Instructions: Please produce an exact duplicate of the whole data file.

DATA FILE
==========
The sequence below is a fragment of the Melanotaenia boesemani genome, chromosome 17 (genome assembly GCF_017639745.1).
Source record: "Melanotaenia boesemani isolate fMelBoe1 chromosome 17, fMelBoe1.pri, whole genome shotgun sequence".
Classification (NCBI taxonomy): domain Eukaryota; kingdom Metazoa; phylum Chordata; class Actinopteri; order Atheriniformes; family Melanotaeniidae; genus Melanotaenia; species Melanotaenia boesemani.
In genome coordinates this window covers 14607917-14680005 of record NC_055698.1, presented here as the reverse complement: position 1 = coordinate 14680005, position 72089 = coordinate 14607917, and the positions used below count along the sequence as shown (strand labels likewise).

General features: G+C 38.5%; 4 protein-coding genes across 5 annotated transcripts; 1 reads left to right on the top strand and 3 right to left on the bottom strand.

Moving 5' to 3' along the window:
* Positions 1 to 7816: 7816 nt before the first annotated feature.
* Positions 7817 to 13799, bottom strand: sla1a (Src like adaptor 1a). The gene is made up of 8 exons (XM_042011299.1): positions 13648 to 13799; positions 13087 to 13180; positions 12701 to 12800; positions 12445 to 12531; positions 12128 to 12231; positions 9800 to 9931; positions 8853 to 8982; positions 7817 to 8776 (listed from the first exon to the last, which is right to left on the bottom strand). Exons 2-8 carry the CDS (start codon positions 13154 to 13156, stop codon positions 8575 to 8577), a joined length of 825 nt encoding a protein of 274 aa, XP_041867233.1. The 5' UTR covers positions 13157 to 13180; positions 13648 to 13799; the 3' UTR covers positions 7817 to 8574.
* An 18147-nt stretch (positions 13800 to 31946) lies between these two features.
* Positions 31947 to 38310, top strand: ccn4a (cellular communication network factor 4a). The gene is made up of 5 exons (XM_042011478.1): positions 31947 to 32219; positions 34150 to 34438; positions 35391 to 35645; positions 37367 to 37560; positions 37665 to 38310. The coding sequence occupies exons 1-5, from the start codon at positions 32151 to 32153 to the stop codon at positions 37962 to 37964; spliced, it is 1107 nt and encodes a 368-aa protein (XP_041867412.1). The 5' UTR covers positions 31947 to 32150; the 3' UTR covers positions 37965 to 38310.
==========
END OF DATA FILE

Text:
The sequence below is a fragment of the Melanotaenia boesemani genome, chromosome 17 (genome assembly GCF_017639745.1).
Source record: "Melanotaenia boesemani isolate fMelBoe1 chromosome 17, fMelBoe1.pri, whole genome shotgun sequence".
Classification (NCBI taxonomy): domain Eukaryota; kingdom Metazoa; phylum Chordata; class Actinopteri; order Atheriniformes; family Melanotaeniidae; genus Melanotaenia; species Melanotaenia boesemani.
In genome coordinates this window covers 14607917-14680005 of record NC_055698.1, presented here as the reverse complement: position 1 = coordinate 14680005, position 72089 = coordinate 14607917, and the positions used below count along the sequence as shown (strand labels likewise).

General features: G+C 38.5%; 4 protein-coding genes across 5 annotated transcripts; 1 reads left to right on the top strand and 3 right to left on the bottom strand.

Moving 5' to 3' along the window:
* Positions 1 to 7816: 7816 nt before the first annotated feature.
* Positions 7817 to 13799, bottom strand: sla1a (Src like adaptor 1a). The gene is made up of 8 exons (XM_042011299.1): positions 13648 to 13799; positions 13087 to 13180; positions 12701 to 12800; positions 12445 to 12531; positions 12128 to 12231; positions 9800 to 9931; positions 8853 to 8982; positions 7817 to 8776 (listed from the first exon to the last, which is right to left on the bottom strand). Exons 2-8 carry the CDS (start codon positions 13154 to 13156, stop codon positions 8575 to 8577), a joined length of 825 nt encoding a protein of 274 aa, XP_041867233.1. The 5' UTR covers positions 13157 to 13180; positions 13648 to 13799; the 3' UTR covers positions 7817 to 8574.
* An 18147-nt stretch (positions 13800 to 31946) lies between these two features.
* Positions 31947 to 38310, top strand: ccn4a (cellular communication network factor 4a). The gene is made up of 5 exons (XM_042011478.1): positions 31947 to 32219; positions 34150 to 34438; positions 35391 to 35645; positions 37367 to 37560; positions 37665 to 38310. The coding sequence occupies exons 1-5, from the start codon at positions 32151 to 32153 to the stop codon at positions 37962 to 37964; spliced, it is 1107 nt and encodes a 368-aa protein (XP_041867412.1). The 5' UTR covers positions 31947 to 32150; the 3' UTR covers positions 37965 to 38310.